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Laurie Klipfel RN, MSN, ANP-BC, CDE, WCC

Level 3: Insulin Resistance: Signs, Symptoms, and Causes

Laurie Klipfel

RN, MSN, ANP-BC, CDE, WCC

It is very often assumed that weight gain “causes” insulin resistance and that insulin resistance leads to diabetes.  Weight loss is therefore often recommended to “prevent” diabetes.  While an association can make it look like a causal effect, we actually have no evidence of a causal relationship between weight and diabetes.  In reality, diabetes is actually a multifactorial disease with a strongly genetic pathogenesis.  Less than 5% of people can lose more than 5% of their weight and keep it off.  Regardless of weight loss, healthy behavior can benefit insulin resistance and therefore delay the onset of diabetes.  Unsuccessful weight loss efforts can lead to increased stress/depression and decrease motivation for healthy behavior.  Evidence shows that it is more beneficial to focus on healthy behavior rather than weight.  We are gathering more evidence that improving insulin resistance leads to decreased weight rather than decreasing weight leading to improved insulin resistance.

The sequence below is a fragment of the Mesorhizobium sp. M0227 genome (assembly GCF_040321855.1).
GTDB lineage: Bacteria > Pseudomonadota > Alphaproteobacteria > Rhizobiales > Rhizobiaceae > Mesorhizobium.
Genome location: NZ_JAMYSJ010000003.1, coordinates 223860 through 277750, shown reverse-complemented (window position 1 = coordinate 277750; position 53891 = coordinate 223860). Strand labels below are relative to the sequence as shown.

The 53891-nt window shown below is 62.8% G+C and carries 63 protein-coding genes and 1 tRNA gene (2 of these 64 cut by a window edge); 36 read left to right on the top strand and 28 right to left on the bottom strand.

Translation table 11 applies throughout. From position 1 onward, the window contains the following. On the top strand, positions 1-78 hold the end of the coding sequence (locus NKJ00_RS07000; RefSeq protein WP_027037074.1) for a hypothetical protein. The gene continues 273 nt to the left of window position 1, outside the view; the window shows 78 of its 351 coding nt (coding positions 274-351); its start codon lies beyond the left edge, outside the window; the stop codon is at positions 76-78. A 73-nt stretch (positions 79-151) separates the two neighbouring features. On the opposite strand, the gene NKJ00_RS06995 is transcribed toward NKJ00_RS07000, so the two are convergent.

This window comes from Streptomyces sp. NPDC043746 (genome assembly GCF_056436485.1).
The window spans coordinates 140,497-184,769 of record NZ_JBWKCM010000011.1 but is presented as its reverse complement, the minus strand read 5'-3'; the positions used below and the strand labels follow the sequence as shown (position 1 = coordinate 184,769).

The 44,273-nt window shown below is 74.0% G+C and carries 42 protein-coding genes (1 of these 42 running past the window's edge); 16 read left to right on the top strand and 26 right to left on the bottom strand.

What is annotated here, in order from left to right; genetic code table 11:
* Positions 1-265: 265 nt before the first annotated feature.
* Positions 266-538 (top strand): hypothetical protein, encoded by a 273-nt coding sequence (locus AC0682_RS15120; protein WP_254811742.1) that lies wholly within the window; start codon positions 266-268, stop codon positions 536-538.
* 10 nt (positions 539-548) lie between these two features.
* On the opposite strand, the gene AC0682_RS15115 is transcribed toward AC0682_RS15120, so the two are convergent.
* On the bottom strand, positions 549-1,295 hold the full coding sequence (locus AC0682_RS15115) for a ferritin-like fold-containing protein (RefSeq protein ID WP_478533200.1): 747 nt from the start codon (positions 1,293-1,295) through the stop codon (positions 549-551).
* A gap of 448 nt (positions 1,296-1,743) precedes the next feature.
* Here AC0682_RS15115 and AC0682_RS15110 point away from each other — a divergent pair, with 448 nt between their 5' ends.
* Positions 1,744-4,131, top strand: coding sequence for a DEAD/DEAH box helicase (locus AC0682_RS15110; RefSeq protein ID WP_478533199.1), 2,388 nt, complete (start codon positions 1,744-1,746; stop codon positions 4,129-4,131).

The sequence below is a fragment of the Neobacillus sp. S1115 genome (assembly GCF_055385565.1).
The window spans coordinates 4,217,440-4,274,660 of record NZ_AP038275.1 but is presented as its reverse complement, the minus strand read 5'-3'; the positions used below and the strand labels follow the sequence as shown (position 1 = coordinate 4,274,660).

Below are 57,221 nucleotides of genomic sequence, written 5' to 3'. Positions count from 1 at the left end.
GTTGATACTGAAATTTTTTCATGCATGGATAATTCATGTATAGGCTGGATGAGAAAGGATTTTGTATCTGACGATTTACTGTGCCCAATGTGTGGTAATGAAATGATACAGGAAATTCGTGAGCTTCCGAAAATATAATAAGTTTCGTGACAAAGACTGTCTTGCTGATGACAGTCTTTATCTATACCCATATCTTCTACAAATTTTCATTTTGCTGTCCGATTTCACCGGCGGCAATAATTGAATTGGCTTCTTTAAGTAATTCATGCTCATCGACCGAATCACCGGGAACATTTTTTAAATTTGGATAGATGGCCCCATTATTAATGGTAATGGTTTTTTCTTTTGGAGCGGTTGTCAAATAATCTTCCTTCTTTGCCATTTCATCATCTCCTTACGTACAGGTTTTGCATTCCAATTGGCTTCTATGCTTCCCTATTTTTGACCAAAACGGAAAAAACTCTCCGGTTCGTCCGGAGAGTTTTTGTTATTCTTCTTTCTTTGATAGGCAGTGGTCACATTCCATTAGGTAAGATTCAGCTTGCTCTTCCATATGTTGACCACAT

Speaker Bio

Laurie has been a nurse and diabetes educator for over 30 years specializing in the relationship of weight and diabetes.  She is also a nurse practitioner and a certified wound care nurse.  She has managed several ADA recognized diabetes education programs.  She has been a national speaker for PESI Healthcare for over 10 years with a variety of diabetes, weight and wound care topics.  She has also been a speaker for the American Association of Diabetes Educators (AADE).  She is a past president of the St. Louis local networking group of AADE and had had several publications.
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